Wednesday, 25 May 2011

Stewardship, or in other words, I'd rather be an ant.....

I once read a story when I was younger, about a bunch of industrious ants and a freeloading grasshopper. The basic premise was that the ants worked all summer while the grasshopper played and did no work. When the winter time came, the ants were able to sustain themselves with the produce they worked for all summer, while the grasshopper was left in the cold. In one version of the story, the ants let the grasshopper share with their bounty and the grasshopper learns his lesson. In another version the ants are partying so hard that they do not hear the grasshopper knocking on the door and he dies.

On that note......I have to say that this post has so far, been the hardest one to start...I am not sure why. However the topic this week is stewardship. I guess the reason this post is a bit slow in starting is that there is so much to say about stewardship. So much in fact that perhaps I will have to revisit the topic a few times. In short, stewardship is taking care of everything that God gives us. If we consider that everything we have has been given to us by God, then things start to take on a whole new perspective.

This includes both time and money. The first question I usually get when people find out that I have seven kids is "are you done?" or some question of the sort...the second most asked first question is "WHY?"

After the slight moment of awkwardness that usually follows, the next question they ask is "how do you afford all those kids?" to this question I usually want to ask, "WHAT THE HECK ARE YOU SPENDING YOUR MONEY ON???????"

Seriously, I have no idea how people say that they can not afford more than one or two kids!! ESPECIALLY when so many of those families have both parents working!!! Someone once told me that you either trust God or you don't. But even if someone doesn't have such faith in God that they can tell a mountain to cast itself in the sea (Mt 21: 18-22), most people do not realize the things that they waste their money on.

Let's do the math:

According to, the average entry level salary for an administrative assistant is $35,000 a year.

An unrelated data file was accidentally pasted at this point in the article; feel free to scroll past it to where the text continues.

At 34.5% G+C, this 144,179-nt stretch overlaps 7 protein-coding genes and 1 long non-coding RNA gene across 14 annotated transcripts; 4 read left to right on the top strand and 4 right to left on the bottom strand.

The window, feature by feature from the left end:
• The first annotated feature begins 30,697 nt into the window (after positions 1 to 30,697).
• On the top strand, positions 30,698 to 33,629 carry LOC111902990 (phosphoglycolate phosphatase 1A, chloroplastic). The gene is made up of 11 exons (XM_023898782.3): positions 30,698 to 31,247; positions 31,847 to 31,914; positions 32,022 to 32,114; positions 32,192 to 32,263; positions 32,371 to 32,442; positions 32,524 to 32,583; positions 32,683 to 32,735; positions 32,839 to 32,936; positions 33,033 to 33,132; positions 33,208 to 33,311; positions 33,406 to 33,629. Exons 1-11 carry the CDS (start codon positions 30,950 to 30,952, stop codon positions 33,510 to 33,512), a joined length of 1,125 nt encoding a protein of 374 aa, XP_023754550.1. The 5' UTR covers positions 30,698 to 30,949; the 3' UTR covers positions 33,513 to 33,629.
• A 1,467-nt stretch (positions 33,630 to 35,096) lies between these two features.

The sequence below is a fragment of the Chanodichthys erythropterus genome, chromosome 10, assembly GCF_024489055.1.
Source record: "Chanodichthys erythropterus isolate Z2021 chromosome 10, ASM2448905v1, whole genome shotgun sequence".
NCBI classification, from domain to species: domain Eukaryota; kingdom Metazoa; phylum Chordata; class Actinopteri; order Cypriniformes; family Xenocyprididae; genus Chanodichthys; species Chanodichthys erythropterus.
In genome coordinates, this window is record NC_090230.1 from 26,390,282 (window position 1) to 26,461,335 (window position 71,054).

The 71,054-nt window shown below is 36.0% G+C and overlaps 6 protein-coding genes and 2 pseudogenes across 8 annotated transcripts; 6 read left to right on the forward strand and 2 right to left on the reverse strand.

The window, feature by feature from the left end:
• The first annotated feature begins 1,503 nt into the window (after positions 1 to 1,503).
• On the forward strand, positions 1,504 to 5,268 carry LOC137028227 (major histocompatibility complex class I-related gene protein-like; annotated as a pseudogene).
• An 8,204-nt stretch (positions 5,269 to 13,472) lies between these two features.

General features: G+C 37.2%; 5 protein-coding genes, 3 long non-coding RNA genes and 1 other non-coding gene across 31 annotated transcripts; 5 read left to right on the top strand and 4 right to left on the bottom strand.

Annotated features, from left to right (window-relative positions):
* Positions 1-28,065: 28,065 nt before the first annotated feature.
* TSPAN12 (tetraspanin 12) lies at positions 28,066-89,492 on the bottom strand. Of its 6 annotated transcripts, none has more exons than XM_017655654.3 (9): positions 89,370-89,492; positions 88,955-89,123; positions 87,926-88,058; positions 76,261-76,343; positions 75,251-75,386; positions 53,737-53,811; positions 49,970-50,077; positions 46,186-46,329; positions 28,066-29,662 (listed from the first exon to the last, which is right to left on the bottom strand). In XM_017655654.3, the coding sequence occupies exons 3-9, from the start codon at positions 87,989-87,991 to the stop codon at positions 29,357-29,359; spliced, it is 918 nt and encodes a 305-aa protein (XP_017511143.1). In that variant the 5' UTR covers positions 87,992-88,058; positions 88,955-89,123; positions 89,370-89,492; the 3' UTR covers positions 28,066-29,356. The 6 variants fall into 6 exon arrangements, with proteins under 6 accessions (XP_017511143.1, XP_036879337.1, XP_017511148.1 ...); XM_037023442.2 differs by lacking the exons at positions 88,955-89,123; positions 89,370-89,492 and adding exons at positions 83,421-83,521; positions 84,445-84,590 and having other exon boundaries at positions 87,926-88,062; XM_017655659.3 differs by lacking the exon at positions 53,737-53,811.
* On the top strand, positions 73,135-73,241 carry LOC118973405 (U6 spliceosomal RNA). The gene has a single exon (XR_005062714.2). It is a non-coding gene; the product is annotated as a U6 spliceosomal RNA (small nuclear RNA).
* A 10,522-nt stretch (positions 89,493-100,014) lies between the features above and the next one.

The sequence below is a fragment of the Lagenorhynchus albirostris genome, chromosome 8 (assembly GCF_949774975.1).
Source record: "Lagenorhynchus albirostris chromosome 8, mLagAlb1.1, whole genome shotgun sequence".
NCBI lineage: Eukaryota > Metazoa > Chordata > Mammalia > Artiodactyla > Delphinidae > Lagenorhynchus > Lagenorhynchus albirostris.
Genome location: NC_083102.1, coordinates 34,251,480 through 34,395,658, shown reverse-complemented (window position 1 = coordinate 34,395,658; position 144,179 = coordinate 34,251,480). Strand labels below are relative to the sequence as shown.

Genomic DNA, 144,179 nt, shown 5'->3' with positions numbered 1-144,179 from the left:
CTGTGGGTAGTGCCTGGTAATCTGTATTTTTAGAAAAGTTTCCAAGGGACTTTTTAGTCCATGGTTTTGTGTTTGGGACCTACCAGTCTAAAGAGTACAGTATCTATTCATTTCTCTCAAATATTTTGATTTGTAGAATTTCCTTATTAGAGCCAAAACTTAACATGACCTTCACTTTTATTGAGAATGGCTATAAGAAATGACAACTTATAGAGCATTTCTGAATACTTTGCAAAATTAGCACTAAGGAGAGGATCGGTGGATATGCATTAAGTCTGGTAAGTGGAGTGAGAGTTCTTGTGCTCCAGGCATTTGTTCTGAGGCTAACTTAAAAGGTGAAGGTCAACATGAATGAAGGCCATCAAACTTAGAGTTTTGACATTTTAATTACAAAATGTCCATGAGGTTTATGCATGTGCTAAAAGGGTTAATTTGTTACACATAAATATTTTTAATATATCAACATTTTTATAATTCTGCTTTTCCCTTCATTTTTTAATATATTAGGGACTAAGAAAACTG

Let's say someone enters the work force at 25, and retires at 65 with a salary of $80,000 a year (which I know is considered still pretty modest for some) at what time will the train traveling eastbound meet the car heading westbound......sorry, had a flashback to first year calculus there.....

Seriously though, over the course of that persons career, they will have earned an average of $50,000 a year, over forty years.

$50,000 x 40 yrs = $2,000,000!!!

So over the course of a forty year career, a person will make TWO MILLION DOLLARS!!! The question is, what will they have to show for it?

Financial stewardship is all about thinking twice before spending that dollar. But before you get the idea that financial stewardship is about not spending any money, let me clarify a few things:

First, financial stewardship is about spending money wisely, not not spending, for example, sometimes it is more wise to spend a little bit more for better quality than to save a few dollars buying something that is not going to last very long.

Second, sometimes NOT spending money at the right time is WORSE, like trying to save money by not getting an oil change....for three years....

And finally, financial stewardship means spending money you HAVE, as opposed to money that you don't have.

Well that's enough math for now....too many numbers makes my brain hurt.

Next time I will talk about a HUGE money saver......and how we get our daily bread.


Monday, 16 May 2011

Who are you? who who who who?